Fast and uncomplicated – this is how it should be for people from Ukraine when they arrive in Baden-Württemberg. But there is a delay in processing in the responsible offices.
At the beginning of March, the state government promised to tackle the refugee registration process quickly and easily. But many people think that it is not complicated at all. And certainly not fast. Especially when it comes to letting refugees work. To do this, they need the so-called fictitious certificate. It often takes weeks for refugees to reach Stuttgart.
There is a problem with imaginary certificates
Almost 7,000 Ukrainian refugees now live in Stuttgart. “Well, we worked really hard,” says Dorothea Koller, head of the Stuttgart regulatory office, of SWR. “We’ve been able to do all the registrations now. We are still far behind in our fantasies.” These bogus certificates are temporary residence and work permits. Without these certificates, refugees cannot earn money and work on their own.
Lack of staff and complicated procedures
The reason why the Regulatory Office is unable to keep pace is the shortage of staff. “Immigration authorities in particular do not currently hold a third of the positions,” Koehler says. The staffing shortage is also massive in other departments. This was the case even before the Ukraine war.” Some citizen offices had to be closed temporarily until there were enough staff to register refugees.
In addition, the procedures after refugee registration are more complicated than you might initially think. “One would think that it would be recorded and then it would be automatically entered into the registry and that record,” Kohler says. Further: “This is not the case at all. The data has to be generated again everywhere, which requires a lot of effort.” Additionally, there is no alphabetical or chronological system to follow. “You can have a pile and work through it.” As a result, a refugee can have the certificate a week later and someone else just eight weeks later. “All I can say is that we are working hard.”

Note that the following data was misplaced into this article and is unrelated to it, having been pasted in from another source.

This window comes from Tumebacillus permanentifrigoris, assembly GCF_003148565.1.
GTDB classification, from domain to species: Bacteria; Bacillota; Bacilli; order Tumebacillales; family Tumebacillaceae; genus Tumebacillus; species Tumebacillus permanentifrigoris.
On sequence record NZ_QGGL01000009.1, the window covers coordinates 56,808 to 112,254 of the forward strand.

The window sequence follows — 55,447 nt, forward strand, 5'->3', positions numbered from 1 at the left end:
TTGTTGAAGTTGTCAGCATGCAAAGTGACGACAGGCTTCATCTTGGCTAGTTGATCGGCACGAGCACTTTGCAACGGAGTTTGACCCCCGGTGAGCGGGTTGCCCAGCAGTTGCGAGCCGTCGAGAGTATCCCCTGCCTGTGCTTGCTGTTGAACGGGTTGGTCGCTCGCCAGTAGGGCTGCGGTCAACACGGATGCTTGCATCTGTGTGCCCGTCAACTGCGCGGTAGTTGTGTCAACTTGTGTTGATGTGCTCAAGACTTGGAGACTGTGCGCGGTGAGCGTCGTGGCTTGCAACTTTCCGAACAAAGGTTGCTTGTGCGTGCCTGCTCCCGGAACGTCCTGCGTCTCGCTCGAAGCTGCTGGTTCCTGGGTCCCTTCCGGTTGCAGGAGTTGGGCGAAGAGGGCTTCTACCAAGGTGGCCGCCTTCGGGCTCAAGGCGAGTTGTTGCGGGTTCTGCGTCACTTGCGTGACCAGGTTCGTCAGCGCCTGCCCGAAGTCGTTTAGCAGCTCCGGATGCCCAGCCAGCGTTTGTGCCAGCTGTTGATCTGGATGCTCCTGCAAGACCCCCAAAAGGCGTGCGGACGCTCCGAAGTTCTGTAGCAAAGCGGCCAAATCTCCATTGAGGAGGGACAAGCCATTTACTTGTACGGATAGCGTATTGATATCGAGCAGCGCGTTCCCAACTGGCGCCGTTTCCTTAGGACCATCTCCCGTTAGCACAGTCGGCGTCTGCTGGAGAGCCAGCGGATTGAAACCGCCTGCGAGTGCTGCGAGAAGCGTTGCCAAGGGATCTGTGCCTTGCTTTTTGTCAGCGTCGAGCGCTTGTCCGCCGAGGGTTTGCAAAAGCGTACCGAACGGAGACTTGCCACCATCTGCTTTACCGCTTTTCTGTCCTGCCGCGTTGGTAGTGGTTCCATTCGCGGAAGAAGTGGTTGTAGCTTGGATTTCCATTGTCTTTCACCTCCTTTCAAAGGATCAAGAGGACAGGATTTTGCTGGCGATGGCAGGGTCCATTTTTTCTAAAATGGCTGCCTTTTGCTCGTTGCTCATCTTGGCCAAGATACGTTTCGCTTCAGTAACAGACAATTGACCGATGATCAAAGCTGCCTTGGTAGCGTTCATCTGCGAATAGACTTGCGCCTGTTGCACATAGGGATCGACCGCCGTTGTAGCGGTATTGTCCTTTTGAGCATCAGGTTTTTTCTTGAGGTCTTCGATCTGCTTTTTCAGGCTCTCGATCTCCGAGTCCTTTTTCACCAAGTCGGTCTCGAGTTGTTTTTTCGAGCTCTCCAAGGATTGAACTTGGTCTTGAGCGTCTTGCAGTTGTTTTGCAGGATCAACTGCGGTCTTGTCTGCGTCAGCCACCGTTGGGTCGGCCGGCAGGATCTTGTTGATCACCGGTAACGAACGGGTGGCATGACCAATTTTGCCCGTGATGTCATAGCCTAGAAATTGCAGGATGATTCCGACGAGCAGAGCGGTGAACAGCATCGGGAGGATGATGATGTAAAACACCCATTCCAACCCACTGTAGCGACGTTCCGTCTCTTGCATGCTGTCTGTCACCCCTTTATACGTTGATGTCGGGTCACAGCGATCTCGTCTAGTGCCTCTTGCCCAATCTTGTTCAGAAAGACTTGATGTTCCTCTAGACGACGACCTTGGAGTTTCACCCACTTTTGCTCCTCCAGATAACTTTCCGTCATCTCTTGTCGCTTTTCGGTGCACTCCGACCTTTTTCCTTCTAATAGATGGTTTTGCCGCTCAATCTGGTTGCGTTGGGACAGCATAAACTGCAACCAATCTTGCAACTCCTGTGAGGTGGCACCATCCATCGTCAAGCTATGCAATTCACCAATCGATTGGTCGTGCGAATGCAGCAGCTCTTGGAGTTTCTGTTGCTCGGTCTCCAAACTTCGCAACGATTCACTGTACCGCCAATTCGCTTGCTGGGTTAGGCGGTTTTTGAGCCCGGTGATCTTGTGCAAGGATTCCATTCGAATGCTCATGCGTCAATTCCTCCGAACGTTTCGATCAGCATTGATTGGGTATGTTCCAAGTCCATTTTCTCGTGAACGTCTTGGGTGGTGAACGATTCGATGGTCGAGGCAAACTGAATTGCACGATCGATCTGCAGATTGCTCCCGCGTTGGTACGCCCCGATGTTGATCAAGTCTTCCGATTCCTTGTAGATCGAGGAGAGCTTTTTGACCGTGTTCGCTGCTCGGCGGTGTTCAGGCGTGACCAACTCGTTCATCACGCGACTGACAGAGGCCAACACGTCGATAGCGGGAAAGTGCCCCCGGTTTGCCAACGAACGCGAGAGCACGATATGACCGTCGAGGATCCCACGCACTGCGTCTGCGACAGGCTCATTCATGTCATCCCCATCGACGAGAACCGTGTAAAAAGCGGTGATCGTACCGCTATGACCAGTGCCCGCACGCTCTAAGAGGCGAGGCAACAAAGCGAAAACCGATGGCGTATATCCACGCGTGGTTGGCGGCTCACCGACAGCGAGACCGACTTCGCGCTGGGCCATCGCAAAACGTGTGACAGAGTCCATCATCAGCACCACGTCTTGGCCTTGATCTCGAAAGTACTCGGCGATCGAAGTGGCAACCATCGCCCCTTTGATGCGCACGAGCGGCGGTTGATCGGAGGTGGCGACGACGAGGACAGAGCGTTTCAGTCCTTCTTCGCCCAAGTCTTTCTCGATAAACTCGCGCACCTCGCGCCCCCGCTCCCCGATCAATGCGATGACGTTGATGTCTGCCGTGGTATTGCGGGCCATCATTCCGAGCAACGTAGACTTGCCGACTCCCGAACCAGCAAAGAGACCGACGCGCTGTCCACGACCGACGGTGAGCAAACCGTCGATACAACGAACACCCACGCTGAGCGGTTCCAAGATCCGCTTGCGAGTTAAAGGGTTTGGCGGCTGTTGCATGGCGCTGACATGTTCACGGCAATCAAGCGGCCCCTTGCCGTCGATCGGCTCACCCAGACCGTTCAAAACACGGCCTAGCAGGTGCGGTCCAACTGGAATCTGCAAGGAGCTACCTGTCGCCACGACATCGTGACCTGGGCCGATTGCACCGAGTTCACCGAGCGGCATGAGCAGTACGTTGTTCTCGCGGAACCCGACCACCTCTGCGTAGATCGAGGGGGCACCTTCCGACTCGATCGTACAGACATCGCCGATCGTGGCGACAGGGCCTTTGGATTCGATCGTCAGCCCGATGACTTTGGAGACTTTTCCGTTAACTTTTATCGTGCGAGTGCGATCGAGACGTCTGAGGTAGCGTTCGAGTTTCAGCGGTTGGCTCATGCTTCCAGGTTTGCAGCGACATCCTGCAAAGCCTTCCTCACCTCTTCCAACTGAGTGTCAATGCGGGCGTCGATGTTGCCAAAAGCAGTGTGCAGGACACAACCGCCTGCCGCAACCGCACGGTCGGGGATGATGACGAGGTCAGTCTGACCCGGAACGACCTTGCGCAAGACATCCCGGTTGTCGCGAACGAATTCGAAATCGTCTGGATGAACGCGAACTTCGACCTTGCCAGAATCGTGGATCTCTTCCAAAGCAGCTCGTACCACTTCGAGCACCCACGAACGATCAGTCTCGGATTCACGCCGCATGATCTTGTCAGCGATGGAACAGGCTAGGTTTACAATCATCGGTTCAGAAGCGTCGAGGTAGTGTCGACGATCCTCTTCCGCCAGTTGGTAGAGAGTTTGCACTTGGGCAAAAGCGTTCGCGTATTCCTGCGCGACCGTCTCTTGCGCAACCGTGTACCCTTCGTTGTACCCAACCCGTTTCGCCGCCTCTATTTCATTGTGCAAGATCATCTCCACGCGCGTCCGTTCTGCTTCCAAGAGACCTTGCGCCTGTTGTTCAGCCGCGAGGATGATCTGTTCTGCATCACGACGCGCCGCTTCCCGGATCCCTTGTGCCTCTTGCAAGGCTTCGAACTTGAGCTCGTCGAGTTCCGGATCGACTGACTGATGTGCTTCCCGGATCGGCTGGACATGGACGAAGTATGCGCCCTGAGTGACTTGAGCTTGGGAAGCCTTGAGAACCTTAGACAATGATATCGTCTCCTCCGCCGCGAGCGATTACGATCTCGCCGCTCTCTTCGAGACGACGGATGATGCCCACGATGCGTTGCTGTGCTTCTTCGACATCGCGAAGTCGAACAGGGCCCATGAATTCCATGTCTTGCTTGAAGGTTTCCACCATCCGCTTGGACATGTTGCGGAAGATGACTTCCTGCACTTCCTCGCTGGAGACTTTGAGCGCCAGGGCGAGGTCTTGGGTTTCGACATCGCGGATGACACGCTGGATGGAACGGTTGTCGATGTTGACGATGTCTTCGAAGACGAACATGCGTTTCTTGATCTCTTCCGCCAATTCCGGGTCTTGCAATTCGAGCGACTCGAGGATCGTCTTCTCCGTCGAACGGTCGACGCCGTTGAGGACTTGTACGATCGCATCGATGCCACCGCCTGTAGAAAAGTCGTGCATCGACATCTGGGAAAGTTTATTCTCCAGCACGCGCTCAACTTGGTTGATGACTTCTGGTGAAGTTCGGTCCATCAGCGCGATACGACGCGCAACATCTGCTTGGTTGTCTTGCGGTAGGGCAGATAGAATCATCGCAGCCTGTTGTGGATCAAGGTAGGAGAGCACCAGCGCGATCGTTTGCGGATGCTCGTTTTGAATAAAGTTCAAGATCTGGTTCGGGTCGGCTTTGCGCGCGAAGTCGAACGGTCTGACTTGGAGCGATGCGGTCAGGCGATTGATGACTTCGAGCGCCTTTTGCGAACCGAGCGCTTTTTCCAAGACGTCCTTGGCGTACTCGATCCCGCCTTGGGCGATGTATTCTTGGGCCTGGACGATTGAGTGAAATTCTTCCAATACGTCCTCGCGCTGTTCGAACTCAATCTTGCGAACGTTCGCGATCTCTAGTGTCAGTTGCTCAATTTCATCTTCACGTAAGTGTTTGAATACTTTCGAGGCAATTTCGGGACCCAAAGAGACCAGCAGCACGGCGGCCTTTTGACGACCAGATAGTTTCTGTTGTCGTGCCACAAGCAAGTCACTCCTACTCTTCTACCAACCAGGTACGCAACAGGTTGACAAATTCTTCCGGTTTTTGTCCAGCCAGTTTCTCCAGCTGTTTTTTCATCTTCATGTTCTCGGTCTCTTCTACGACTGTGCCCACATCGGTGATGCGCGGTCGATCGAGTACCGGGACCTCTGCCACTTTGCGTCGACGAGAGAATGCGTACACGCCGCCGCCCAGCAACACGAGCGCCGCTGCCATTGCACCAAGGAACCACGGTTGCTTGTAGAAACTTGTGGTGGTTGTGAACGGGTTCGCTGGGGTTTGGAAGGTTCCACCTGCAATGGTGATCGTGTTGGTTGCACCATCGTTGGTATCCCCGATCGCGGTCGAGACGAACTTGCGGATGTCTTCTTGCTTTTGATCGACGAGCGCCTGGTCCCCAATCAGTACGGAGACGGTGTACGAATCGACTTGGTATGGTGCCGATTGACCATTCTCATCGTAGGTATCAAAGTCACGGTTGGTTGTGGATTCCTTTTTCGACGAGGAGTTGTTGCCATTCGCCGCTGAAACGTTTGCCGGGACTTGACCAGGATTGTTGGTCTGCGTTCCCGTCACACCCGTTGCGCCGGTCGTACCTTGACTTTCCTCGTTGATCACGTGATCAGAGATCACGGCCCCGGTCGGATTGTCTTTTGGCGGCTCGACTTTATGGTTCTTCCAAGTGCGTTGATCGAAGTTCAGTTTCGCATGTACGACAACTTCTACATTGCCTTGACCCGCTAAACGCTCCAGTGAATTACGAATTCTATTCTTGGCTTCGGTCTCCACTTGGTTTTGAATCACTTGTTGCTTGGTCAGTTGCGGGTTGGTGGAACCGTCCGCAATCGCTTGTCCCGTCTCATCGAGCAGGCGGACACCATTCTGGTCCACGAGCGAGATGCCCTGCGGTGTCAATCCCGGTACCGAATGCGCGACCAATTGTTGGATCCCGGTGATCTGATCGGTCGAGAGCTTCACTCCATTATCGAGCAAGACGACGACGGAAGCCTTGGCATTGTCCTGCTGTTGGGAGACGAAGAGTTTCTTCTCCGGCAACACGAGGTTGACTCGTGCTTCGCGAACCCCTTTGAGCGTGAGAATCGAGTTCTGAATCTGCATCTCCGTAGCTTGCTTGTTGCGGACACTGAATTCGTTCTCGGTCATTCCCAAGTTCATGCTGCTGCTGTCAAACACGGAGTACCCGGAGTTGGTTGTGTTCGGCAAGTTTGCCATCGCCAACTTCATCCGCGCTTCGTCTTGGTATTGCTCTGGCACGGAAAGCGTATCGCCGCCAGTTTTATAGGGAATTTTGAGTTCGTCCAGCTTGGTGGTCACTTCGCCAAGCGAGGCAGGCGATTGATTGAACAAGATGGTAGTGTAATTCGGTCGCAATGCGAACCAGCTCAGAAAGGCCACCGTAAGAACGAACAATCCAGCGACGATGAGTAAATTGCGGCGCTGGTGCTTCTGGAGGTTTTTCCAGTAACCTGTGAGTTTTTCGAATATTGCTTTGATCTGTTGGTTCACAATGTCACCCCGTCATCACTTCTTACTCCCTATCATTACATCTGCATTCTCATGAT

Refugees want to work – they’re not allowed to do so
Nikita Vdovichenko is 23 years old, she is from Ukraine and also speaks German. When the war broke out, he was on vacation abroad. “Then I wanted to go to Ukraine, but my mother said: No, you don’t come here. And I don’t want to make my mother nervous.” So he came to Stuttgart to help other refugees with his knowledge of German.
He can also work here, earn his own money and take care of himself. But: “I’ve been waiting for the novel’s testimony since April 4th.” As long as he does not earn his own money, he cannot move into an apartment and pay for it himself. He has enough requests. “I was asked if I could help as a translator or interpreter. I have every chance, I can work. But unfortunately I am not allowed to do so at the moment.”
Job prospects for refugees from Ukraine in the hospitality industry?
Hartmut Sacher, regional president of the Food-Genuss-Gaststätten (NGG) consortium, sees job opportunities for refugees, particularly in the hospitality sector. “This is also an opportunity for restaurant owners and hostel owners who provide fair conditions,” Zakher said. The hotel and restaurant industry in particular is global: people from a variety of backgrounds have always worked there – including from Eastern Europe. “The industry is ideal for a side entry: from the kitchen to the service – employees without vocational training also have good opportunities here. Skilled workers are badly needed anyway – from bartenders to hotel managers,” Sacher emphasizes.